Kondo is next asked what he would like new players to take note of, and he says that Kuro takes place in a new setting, with the majority of the characters, including the protagonist and the people around him, being entirely new. As such, people who were interested in the series but did not want to jump in halfway through a story can start here.
Kondo says that the new setting and protagonist is a method they previously used in Zero and Cold Steel I, and that both of those games resulted in many new players. While Kuro no Kiseki is of course made to please existing fans, it is also a perfect starting point for new players, and that is the reason why they renewed the system, story, and characters. The game makes an unprecedented huge leap in terms of evolution for the series, with everything being new, and Kondo says that one might even forget that it is a Trails game until an old character appears.
The interviewer notes how different the main character’s position is compared to previous games’, and Kondo says that the main characters of previous Trails games have always been on the “good” side. However, they felt that they would not be able to fully depict the chaos of Calvard if they continued in that vein, which resulted in the “grey zone” job of a Spriggan being born.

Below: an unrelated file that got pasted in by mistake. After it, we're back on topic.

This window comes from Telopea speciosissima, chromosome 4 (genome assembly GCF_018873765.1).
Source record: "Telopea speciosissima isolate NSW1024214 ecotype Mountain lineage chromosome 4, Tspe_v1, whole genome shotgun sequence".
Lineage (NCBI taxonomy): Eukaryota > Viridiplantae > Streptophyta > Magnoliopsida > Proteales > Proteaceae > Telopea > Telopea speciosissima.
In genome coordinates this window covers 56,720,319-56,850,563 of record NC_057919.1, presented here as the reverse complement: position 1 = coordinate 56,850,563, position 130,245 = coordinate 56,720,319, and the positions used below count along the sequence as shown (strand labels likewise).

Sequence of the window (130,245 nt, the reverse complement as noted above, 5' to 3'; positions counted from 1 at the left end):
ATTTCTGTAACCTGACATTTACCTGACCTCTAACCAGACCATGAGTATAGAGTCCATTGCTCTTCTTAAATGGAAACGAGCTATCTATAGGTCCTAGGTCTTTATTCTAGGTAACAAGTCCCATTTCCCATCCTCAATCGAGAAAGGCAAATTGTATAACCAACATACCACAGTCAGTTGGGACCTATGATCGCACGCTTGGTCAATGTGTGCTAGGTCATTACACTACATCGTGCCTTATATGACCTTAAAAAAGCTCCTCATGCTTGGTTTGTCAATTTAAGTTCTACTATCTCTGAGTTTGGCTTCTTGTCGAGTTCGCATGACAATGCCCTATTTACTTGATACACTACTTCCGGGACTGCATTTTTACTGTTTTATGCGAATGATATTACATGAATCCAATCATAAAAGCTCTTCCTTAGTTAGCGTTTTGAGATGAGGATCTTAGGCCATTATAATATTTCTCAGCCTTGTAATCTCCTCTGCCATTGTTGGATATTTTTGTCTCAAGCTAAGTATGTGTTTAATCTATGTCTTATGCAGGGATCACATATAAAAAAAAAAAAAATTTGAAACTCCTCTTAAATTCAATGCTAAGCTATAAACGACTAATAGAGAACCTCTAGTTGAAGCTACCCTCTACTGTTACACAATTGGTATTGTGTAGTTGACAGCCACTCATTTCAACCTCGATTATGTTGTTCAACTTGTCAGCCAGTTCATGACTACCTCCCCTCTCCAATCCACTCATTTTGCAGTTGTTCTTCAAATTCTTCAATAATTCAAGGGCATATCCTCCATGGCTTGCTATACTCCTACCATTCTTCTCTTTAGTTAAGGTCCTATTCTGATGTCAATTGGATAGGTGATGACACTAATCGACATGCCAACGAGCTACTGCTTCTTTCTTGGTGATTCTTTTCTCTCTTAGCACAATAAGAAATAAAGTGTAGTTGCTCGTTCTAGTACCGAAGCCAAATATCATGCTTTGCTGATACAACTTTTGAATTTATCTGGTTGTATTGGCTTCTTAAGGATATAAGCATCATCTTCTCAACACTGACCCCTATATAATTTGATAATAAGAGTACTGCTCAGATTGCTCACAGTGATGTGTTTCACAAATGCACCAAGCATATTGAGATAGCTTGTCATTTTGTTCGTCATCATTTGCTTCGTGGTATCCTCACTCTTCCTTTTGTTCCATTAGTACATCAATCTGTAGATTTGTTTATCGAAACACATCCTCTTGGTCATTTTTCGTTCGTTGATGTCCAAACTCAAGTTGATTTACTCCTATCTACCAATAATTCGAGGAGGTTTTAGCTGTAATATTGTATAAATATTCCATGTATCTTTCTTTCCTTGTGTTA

Kondo says that this resulted in them running into trouble many times with the story, with them having to redo entire parts when things ending up looking too Bracer-like. Van’s job as a Spriggan also results in wider variety in the type of quests, with Kondo pointing out how Van being unwilling to take quests from the Bracer Guild should feel new to old fans. Additionally, he takes jobs from organisations like Heiyue and Ouroboros as well.
The interviewer notes that despite all this, the structure of the story is easy to understand, with each chapter having the player spending a day in the capital city of Edith before heading out to another region of Calvard. Kondo says that this was done to make it easy for the player to understand what sort of country Calvard is. As it is an entirely new place, existing fans and new players are placed at the same start line.